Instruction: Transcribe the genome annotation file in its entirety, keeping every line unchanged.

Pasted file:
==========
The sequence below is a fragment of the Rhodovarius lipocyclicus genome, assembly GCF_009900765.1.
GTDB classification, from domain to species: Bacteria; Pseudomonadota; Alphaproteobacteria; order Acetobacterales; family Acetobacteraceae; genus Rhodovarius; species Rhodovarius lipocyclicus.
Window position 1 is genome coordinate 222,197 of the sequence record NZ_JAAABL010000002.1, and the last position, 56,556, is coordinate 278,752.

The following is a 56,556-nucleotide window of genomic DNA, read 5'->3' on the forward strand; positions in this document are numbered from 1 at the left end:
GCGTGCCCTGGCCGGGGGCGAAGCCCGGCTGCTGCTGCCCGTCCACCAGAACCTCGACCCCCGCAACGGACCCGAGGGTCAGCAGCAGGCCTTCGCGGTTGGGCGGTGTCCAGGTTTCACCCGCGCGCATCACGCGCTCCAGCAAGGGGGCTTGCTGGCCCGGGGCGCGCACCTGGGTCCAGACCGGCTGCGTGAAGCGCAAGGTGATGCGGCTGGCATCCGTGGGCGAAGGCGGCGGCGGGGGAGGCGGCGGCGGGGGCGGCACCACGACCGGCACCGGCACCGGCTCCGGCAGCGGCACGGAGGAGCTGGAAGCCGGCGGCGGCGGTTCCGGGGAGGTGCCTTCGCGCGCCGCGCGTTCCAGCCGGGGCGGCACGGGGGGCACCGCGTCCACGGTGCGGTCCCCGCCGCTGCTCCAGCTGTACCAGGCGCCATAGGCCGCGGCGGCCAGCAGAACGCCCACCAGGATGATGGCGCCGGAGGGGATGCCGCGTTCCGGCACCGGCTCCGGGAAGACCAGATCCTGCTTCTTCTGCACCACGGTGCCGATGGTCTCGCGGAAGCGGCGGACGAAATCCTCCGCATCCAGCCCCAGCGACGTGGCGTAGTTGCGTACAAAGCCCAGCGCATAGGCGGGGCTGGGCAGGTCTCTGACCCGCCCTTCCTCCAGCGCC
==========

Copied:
The sequence below is a fragment of the Rhodovarius lipocyclicus genome, assembly GCF_009900765.1.
GTDB classification, from domain to species: Bacteria; Pseudomonadota; Alphaproteobacteria; order Acetobacterales; family Acetobacteraceae; genus Rhodovarius; species Rhodovarius lipocyclicus.
Window position 1 is genome coordinate 222,197 of the sequence record NZ_JAAABL010000002.1, and the last position, 56,556, is coordinate 278,752.

The following is a 56,556-nucleotide window of genomic DNA, read 5'->3' on the forward strand; positions in this document are numbered from 1 at the left end:
GCGTGCCCTGGCCGGGGGCGAAGCCCGGCTGCTGCTGCCCGTCCACCAGAACCTCGACCCCCGCAACGGACCCGAGGGTCAGCAGCAGGCCTTCGCGGTTGGGCGGTGTCCAGGTTTCACCCGCGCGCATCACGCGCTCCAGCAAGGGGGCTTGCTGGCCCGGGGCGCGCACCTGGGTCCAGACCGGCTGCGTGAAGCGCAAGGTGATGCGGCTGGCATCCGTGGGCGAAGGCGGCGGCGGGGGAGGCGGCGGCGGGGGCGGCACCACGACCGGCACCGGCACCGGCTCCGGCAGCGGCACGGAGGAGCTGGAAGCCGGCGGCGGCGGTTCCGGGGAGGTGCCTTCGCGCGCCGCGCGTTCCAGCCGGGGCGGCACGGGGGGCACCGCGTCCACGGTGCGGTCCCCGCCGCTGCTCCAGCTGTACCAGGCGCCATAGGCCGCGGCGGCCAGCAGAACGCCCACCAGGATGATGGCGCCGGAGGGGATGCCGCGTTCCGGCACCGGCTCCGGGAAGACCAGATCCTGCTTCTTCTGCACCACGGTGCCGATGGTCTCGCGGAAGCGGCGGACGAAATCCTCCGCATCCAGCCCCAGCGACGTGGCGTAGTTGCGTACAAAGCCCAGCGCATAGGCGGGGCTGGGCAGGTCTCTGACCCGCCCTTCCTCCAGCGCC